The Trump administration's disconnect between rhetoric and policy weakens deterrence against Russia and increases the threat of miscalculation, writes David McDonough.

By David McDonough, July 20, 2018

President Donald Trump’s recent summit fiasco with Vladimir Putin in Helsinki has been roundly (and rightly) criticized. The spectacle of a US president being so weak and subservient to a Russian leader, and so willing to blame America for the problems in US-Russia relations, has even proven to be too much for some of his Republican enablers.

You do not have to fully agree with CIA director John Brennan that this summit was “nothing short of treasonous” to consider Trump’s performance an unprecedented act of appeasement by a US president to a hostile power, likely made even worse by the implausibility of his bizarre excuses and the degree to which he then quickly back-tracked from them.

Some prominent observers, even while expressing harsh criticism for the President’s Helsinki performance, take some measure of comfort that Trump’s soft-on-Russia rhetoric doesn’t match recent American military economic and foreign policy under Trump, which continues to put Putin at a growing disadvantage.

Admittedly, there is some truth to this matter. In the last two years, the United States has significantly increased its defence spending, accelerated its support of the European Deterrence Initiative and expanded its participation in large NATO military exercises and other assurance measures remain robust.

Even critics of Trump’s behaviour acknowledged that the NATO summit in Brussels did result in substantive agreement – from reiteration of Article Five in the Brussels Declaration to the Readiness Initiative to establish large Allied units capable of responding in 30 days or less, which must be comforting for the Baltic members isolated on the other side of the Suwalki Gap.

You do not have to fully agree with CIA director John Brennan that this summit was “nothing short of treasonous” to consider Trump’s performance an unprecedented act of appeasement.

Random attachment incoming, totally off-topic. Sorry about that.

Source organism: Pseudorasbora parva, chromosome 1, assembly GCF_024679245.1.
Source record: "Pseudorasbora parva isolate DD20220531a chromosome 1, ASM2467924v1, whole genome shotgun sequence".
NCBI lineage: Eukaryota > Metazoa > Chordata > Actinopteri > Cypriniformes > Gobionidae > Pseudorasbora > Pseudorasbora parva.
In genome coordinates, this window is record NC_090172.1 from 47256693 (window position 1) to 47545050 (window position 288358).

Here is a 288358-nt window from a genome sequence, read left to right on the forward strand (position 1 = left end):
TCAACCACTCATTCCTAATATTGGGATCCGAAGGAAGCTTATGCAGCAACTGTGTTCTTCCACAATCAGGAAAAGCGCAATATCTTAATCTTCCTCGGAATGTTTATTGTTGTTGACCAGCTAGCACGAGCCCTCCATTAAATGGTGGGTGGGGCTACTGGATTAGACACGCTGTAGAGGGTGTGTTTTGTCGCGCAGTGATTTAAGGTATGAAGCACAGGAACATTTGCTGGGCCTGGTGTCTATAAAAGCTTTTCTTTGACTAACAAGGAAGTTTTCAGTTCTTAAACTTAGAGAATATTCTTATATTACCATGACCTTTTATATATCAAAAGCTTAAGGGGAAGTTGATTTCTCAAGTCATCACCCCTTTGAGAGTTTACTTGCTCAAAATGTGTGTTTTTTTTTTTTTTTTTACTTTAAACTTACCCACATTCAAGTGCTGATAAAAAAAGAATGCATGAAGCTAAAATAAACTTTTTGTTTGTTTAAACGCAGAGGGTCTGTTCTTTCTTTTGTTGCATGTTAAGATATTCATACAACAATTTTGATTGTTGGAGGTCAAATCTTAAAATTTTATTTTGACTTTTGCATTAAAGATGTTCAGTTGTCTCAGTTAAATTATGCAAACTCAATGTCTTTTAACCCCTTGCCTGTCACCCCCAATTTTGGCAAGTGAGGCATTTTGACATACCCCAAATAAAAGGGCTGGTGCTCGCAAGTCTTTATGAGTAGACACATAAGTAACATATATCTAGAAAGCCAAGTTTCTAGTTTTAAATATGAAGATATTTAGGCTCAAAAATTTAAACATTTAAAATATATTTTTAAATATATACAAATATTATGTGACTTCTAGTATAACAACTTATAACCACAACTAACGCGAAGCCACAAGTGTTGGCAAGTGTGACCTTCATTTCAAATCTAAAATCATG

More ardent Trump supporters may try to convince us that this is some kind of good cop/bad cop routine, in which Trump might rhetorically be soft on Russia to provide cover for his administration’s tougher policies. They may suggest there’s more than meets the eye when it comes to the Trump administration’s capacity for a coherent Russia strategy.

There are two problems with such views.

First, it would be a mistake to assume that the policies described above arise directly from Trump.

Keep in mind that the Pentagon is a massive bureaucratic actor with its own interests, preferences, and activities, with a Defense Secretary given extensive delegated authority to make key military decisions.

To be sure, Trump did choose to delegate even greater authority to the Pentagon over military operations and setting troop levels. His appointed Defense Secretary James Mattis has also emerged as perhaps the most powerful member of his administration, with the ability and willingness to publicly disagree with the president on a range of strategic policy issues, such as the value of alliances, international law, and the role of the State Department. But that’s a long way from saying that Trump is directly responsible for such policy continuity when it comes to the defence of Europe.

Indeed, it is telling that when Trump has been directly involved on issues with Russia, he has consistently opted for a much softer approach – as demonstrated by his abrupt rejection of new sanctions on Russia in April 2018, his offer to bring Russia back into the G7 at Charlevoix, Quebec, or by his performances at the Brussels and Helsinki summits.

It’s also difficult to separate such behaviour from his equally acrimonious behaviour towards his key European allies, from his blatant attempts to weaken the European Union to his strident calls to increase defence spending that seem designed to rupture NATO solidarity rather than strengthen it. A good contrast is how Barack Obama was able to both increase the US military presence in Europe and pressure European countries to increase defence spending, a trend that began in 2014 before Trump, all the while reinforcing rather than sabotaging Allied unity.

With that in mind, it seems the continuity of a more robust US approach to European defence reflects the preference of the Pentagon, with the president so far unable or unwilling to force his view on that actor.